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Swan Song


Just RY
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If I was forced to choose my favourite novel, this would be it.

 

The book is about post-nuclear America - as well as being science fiction (to a point), it also has a hint of the fantastic about it. The book follows groups of people as they struggle to survive the nuclear winter which lasts for several years, some good, some evil, who will of course ultimately clash. The fantasy part of the book is that some of the characters have "special" powers.

 

Critics say it is a rip off of King's The Stand, but although similar in concept, I just feel that this is written so much better. To be fair to King, it has been 15 years or more since I read The Stand, so perhaps I should give it another go.

 

To summarize, a brilliantly written, unputdownable classic mind-candy book. If you enjoyed The Stand, then I am almost certain that you will enjoy Swan Song, probably even more so. Give it whirl, I strongly recommend this book.

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Just RY recommended this book to me a year or more back and I have to agree it is absolutely superb.

 

Just thinking about it now sends a shiver up my spine - I loved "The Stand" but this is better without a doubt.

 

800+ pages IIRC, and a real treat. The descriptions of the nuclear war ripping through the land and how the survivors got through it will stay with you for a long time.

 

If you are even remotely into fantasy / "end of the world as we know it" books, you must read this.

 

PS Just RY recommended another EndOTWAWKIt book to me that was even better, but let's save that one for another day...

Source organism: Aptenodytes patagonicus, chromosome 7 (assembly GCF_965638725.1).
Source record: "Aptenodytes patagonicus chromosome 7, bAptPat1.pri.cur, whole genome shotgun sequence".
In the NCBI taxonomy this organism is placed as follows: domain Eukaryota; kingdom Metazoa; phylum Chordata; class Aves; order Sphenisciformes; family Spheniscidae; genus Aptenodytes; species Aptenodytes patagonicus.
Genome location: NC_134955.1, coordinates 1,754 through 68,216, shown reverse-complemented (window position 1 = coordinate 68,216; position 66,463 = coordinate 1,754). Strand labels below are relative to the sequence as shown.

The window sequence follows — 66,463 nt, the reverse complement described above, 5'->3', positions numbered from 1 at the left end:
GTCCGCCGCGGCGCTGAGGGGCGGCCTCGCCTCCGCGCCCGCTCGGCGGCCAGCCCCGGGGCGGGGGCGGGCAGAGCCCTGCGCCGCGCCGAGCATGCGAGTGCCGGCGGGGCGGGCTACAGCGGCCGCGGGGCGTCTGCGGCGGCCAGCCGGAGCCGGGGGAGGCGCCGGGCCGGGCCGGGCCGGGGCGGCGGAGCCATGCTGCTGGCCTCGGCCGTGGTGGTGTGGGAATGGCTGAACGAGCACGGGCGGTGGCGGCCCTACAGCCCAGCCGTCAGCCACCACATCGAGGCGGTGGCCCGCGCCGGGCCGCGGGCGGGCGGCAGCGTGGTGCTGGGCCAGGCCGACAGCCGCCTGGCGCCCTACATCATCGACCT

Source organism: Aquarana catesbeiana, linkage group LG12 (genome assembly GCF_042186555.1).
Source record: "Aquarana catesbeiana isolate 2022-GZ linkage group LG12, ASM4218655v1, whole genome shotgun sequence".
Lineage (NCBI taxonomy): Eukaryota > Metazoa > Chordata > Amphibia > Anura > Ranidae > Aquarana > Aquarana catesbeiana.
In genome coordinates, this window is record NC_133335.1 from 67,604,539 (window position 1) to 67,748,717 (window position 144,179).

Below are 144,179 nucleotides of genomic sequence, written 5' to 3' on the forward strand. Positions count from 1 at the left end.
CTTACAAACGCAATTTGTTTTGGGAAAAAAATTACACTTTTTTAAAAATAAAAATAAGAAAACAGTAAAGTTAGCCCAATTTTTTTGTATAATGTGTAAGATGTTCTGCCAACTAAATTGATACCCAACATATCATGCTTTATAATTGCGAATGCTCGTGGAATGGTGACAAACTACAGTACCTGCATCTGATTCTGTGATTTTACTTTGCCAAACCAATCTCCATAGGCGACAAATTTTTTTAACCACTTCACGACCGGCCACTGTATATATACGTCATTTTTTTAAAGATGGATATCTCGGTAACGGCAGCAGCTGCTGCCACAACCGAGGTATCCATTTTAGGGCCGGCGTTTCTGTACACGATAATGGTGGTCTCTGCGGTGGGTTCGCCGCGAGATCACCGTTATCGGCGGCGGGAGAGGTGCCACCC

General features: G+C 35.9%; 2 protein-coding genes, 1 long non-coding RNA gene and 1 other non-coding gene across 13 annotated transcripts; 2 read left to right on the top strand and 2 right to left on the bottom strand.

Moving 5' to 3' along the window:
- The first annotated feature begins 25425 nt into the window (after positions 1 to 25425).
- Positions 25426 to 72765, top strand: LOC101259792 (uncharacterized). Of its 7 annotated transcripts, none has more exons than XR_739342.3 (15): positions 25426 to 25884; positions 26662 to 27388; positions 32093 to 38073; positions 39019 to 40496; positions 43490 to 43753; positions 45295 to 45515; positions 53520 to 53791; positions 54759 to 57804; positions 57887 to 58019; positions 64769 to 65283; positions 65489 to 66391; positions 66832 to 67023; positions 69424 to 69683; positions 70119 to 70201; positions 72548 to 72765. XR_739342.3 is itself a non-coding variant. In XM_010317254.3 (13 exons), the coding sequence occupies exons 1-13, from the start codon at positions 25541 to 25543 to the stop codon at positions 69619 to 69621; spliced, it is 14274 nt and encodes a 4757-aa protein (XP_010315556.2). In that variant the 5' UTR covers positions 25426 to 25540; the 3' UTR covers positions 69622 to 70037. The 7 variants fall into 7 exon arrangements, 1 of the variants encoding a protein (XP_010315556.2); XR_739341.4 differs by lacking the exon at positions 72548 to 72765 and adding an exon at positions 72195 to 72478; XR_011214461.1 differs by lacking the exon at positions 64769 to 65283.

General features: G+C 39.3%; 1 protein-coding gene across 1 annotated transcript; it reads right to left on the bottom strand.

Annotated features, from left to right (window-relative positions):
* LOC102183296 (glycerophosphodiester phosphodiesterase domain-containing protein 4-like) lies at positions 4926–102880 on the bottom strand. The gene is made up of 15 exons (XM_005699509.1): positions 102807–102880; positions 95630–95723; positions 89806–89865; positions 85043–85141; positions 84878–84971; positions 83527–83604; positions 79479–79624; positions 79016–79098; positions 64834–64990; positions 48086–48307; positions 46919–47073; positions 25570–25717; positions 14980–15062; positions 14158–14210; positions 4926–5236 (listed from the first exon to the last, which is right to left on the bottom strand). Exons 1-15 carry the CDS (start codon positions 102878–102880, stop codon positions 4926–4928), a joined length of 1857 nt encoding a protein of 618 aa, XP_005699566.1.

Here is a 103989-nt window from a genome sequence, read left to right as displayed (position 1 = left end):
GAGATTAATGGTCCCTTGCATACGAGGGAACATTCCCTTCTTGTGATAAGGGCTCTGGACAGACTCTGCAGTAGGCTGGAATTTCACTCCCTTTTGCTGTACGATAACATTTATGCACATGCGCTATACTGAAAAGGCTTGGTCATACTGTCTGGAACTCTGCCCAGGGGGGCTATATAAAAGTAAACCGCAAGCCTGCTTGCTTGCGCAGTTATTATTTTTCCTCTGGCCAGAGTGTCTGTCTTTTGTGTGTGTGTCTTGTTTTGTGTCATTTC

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  • 16 years later...

We begin this long story of the aftermath of nuclear destruction by being introduced to a few central characters, a homeless woman, a wrestler, a young girl who has ‘green-fingers’ and a malevolent teenage boy. We experience the doubts and contradictions of the American President as events hurtle towards him, advice and contradiction, confliction and chaos swirl round like the blast wind vaporising any coherent thought until the button is pushed and unlike the pop song by The Sugababes the resulting explosion is far from pleasurable.  

 

What follows is the expected piecing together of lives and story threads, expanding on the waste and destruction, the breakdown of law and order and the inevitable ‘wars’ for what’s left of ‘civilisation’. Accept McCammon blends the expected with the unexpected, creates characters you want to succeed and some you hate (in a good reading way) from the first words they speak. The journey, because this is a journey not just in the metaphorical sense but a travelling across the States searching for a place, the place, a person, the person.

 

Likened to Stephen King’s The Stand, there are definite similarities, the mystical aspect, the breakdown of societies mores, the breadth of characters. But McCammon goes his own way and takes the reader on a different path. Nearly a thousand pages long, at no time was this reader bored or did feel like we were treading (pure) water.

 

If you like a post-apocalyptic novel then this is definitely one to try.

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